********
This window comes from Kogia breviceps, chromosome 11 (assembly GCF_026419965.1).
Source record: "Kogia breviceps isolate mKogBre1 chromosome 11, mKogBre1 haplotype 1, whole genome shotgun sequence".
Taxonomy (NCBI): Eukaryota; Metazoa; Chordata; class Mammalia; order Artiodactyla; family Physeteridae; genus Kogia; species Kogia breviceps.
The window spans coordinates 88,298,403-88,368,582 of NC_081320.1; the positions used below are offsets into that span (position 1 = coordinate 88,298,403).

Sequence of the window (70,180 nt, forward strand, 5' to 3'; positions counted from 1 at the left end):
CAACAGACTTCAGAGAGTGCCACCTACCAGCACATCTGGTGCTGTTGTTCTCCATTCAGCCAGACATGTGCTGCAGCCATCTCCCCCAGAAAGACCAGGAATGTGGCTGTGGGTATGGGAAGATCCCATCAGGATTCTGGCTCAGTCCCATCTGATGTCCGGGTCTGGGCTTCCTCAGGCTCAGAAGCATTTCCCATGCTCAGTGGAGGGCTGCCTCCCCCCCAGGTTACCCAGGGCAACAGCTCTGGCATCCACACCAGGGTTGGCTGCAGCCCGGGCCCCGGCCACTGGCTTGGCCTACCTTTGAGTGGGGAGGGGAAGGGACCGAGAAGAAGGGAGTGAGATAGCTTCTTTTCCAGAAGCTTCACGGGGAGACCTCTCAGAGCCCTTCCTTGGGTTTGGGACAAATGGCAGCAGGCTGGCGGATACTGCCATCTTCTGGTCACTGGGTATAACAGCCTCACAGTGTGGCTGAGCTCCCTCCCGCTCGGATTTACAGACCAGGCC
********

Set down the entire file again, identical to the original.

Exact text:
This window comes from Kogia breviceps, chromosome 11 (assembly GCF_026419965.1).
Source record: "Kogia breviceps isolate mKogBre1 chromosome 11, mKogBre1 haplotype 1, whole genome shotgun sequence".
Taxonomy (NCBI): Eukaryota; Metazoa; Chordata; class Mammalia; order Artiodactyla; family Physeteridae; genus Kogia; species Kogia breviceps.
The window spans coordinates 88,298,403-88,368,582 of NC_081320.1; the positions used below are offsets into that span (position 1 = coordinate 88,298,403).

Sequence of the window (70,180 nt, forward strand, 5' to 3'; positions counted from 1 at the left end):
CAACAGACTTCAGAGAGTGCCACCTACCAGCACATCTGGTGCTGTTGTTCTCCATTCAGCCAGACATGTGCTGCAGCCATCTCCCCCAGAAAGACCAGGAATGTGGCTGTGGGTATGGGAAGATCCCATCAGGATTCTGGCTCAGTCCCATCTGATGTCCGGGTCTGGGCTTCCTCAGGCTCAGAAGCATTTCCCATGCTCAGTGGAGGGCTGCCTCCCCCCCAGGTTACCCAGGGCAACAGCTCTGGCATCCACACCAGGGTTGGCTGCAGCCCGGGCCCCGGCCACTGGCTTGGCCTACCTTTGAGTGGGGAGGGGAAGGGACCGAGAAGAAGGGAGTGAGATAGCTTCTTTTCCAGAAGCTTCACGGGGAGACCTCTCAGAGCCCTTCCTTGGGTTTGGGACAAATGGCAGCAGGCTGGCGGATACTGCCATCTTCTGGTCACTGGGTATAACAGCCTCACAGTGTGGCTGAGCTCCCTCCCGCTCGGATTTACAGACCAGGCC